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Camilla becomes president of beekeeping development charity on World Bee Day

The Duchess of Cornwall recorded a video message to mark her appointment.

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The Duchess of Cornwall meets a man dressed as a Bumble Bee at the Sandringham Flower Show in 2008 (Chris Radburn/PA)

The Duchess of Cornwall meets a man dressed as a Bumble Bee at the Sandringham Flower Show in 2008 (Chris Radburn/PA)

The Duchess of Cornwall meets a man dressed as a Bumble Bee at the Sandringham Flower Show in 2008 (Chris Radburn/PA)

The Duchess of Cornwall has celebrated World Bee Day by becoming president of the charity Bees for Development which promotes beekeeping as a way to combat poverty.

Camilla, who is a keen beekeeper and has a series of hives in her garden in Wiltshire, said funds raised from the sale of her honey crop this year would go to the organisation.

In a video message, she described how bees were “vital to the natural world”, but could also be used to help provide a much-needed income for people living in some of the poorest countries.

The duchess, wishing people a “very Happy World Bee Day”, said: “Today, on World Bee Day, it is a huge pleasure to speak to you as the first president of Bees for Development.

“As we all know, bees are vital to the natural world and an essential part of our fragile ecology.  Keeping bees and harvesting honey is an old-age tradition.

“But this remarkable charity has found a way to use the busy bee to help alleviate poverty and encourage biodiversity.”

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The Duchess of Cornwall trying some Indian honey at the Bees for Development Garden Party in 2019 (Matt Dunham/PA)

The Duchess of Cornwall trying some Indian honey at the Bees for Development Garden Party in 2019 (Matt Dunham/PA)

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The Duchess of Cornwall trying some Indian honey at the Bees for Development Garden Party in 2019 (Matt Dunham/PA)

She added: “It works to train and educate people in the simple methods needed to keep bees, often at little or no cost.”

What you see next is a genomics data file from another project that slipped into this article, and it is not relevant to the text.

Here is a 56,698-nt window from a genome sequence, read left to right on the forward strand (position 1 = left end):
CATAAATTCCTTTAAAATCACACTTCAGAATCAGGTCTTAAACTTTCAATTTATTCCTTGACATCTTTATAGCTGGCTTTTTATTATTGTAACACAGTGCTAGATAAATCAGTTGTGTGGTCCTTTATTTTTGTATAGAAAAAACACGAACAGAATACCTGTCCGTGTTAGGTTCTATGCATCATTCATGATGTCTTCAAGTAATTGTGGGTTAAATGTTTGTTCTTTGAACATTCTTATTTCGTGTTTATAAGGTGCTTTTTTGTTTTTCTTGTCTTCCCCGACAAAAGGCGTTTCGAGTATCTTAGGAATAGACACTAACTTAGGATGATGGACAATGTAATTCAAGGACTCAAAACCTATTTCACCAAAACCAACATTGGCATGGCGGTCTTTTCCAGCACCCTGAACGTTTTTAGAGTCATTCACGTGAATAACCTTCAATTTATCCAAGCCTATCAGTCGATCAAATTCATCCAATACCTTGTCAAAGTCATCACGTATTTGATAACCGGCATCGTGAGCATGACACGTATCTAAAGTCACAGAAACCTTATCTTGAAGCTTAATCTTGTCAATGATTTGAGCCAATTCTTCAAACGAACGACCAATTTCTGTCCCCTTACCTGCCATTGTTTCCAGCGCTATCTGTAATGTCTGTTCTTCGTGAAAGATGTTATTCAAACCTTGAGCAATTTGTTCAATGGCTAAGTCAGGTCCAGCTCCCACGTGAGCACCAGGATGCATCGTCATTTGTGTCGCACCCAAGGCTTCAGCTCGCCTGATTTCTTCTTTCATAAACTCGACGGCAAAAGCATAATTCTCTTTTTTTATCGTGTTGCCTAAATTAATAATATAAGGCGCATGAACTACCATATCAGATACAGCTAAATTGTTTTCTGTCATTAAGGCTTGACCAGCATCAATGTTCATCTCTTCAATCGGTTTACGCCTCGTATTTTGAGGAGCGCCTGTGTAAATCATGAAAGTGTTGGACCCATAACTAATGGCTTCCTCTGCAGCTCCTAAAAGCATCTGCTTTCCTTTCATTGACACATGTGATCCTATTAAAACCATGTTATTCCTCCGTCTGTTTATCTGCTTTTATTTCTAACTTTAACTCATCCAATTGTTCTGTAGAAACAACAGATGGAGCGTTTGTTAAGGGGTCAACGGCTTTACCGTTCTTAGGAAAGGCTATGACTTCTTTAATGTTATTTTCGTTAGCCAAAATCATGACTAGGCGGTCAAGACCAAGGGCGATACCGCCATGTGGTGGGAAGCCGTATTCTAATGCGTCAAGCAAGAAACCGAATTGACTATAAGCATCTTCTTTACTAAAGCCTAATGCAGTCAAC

“This in turn provides a much-needed income to people living in some of the poorest and most isolated communities in the world. And it means that there are healthy hives of bees working to pollinate crops.”

Camilla began keeping bees at her private home Raymill in 2010, with a collection of nine hives.

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The Duchess of Cornwall at the Bees for Development biennial Bee Garden Party at Marlborough House in 2019 (Matt Dunham/PA)

The Duchess of Cornwall at the Bees for Development biennial Bee Garden Party at Marlborough House in 2019 (Matt Dunham/PA)

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The Duchess of Cornwall at the Bees for Development biennial Bee Garden Party at Marlborough House in 2019 (Matt Dunham/PA)

Her honey is now sold each year for charity by Fortnum & Mason.

The duchess added: “I have a personal reason for supporting this charity, as I keep bees myself.

“Every year the honey from my hives is harvested and sold for charity, and I am delighted that this year’s honey crop will help Bees for Development continue their very important work.

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The Duchess of Cornwall at Fortnum and Mason launching her honey in 2015 (Jeff Moore/Fortnum and Mason/PA)

The Duchess of Cornwall at Fortnum and Mason launching her honey in 2015 (Jeff Moore/Fortnum and Mason/PA)

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The Duchess of Cornwall at Fortnum and Mason launching her honey in 2015 (Jeff Moore/Fortnum and Mason/PA)

“May I wish you all a very Happy World Bee Day.”

Bees for Development provides free information and support to beekeepers in more than 130 developing nations, and works directly with community projects in Cameroon, Ethiopia, Ghana, Somaliland, Uganda and Zambia.

It also champions the important role honey bees and other pollinators play in the UK.

The Prince of Wales also keeps bees and hives at Highgrove in Gloucestershire, and at Birkhall where he and the duchess have been staying in lockdown.

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